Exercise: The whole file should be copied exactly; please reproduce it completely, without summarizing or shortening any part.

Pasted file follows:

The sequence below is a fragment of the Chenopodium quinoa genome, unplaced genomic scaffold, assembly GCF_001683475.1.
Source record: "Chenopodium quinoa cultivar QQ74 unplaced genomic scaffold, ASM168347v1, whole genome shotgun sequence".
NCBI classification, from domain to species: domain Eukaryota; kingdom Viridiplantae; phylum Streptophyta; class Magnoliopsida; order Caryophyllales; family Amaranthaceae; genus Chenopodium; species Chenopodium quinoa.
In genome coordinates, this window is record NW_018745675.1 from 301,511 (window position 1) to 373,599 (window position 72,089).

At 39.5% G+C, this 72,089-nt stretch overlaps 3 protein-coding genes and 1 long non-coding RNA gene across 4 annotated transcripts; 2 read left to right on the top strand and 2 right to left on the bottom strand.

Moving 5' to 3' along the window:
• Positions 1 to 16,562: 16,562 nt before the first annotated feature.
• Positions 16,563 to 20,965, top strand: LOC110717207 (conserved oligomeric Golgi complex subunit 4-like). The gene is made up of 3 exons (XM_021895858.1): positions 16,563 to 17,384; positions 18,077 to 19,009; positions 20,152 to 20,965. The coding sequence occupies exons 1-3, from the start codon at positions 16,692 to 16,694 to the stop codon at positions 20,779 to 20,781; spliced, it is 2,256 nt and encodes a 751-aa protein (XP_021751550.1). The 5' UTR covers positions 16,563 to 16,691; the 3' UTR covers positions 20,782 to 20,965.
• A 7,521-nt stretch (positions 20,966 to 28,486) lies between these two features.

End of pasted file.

The sequence below is a fragment of the Chenopodium quinoa genome, unplaced genomic scaffold, assembly GCF_001683475.1.
Source record: "Chenopodium quinoa cultivar QQ74 unplaced genomic scaffold, ASM168347v1, whole genome shotgun sequence".
NCBI classification, from domain to species: domain Eukaryota; kingdom Viridiplantae; phylum Streptophyta; class Magnoliopsida; order Caryophyllales; family Amaranthaceae; genus Chenopodium; species Chenopodium quinoa.
In genome coordinates, this window is record NW_018745675.1 from 301,511 (window position 1) to 373,599 (window position 72,089).

At 39.5% G+C, this 72,089-nt stretch overlaps 3 protein-coding genes and 1 long non-coding RNA gene across 4 annotated transcripts; 2 read left to right on the top strand and 2 right to left on the bottom strand.

Moving 5' to 3' along the window:
• Positions 1 to 16,562: 16,562 nt before the first annotated feature.
• Positions 16,563 to 20,965, top strand: LOC110717207 (conserved oligomeric Golgi complex subunit 4-like). The gene is made up of 3 exons (XM_021895858.1): positions 16,563 to 17,384; positions 18,077 to 19,009; positions 20,152 to 20,965. The coding sequence occupies exons 1-3, from the start codon at positions 16,692 to 16,694 to the stop codon at positions 20,779 to 20,781; spliced, it is 2,256 nt and encodes a 751-aa protein (XP_021751550.1). The 5' UTR covers positions 16,563 to 16,691; the 3' UTR covers positions 20,782 to 20,965.
• A 7,521-nt stretch (positions 20,966 to 28,486) lies between these two features.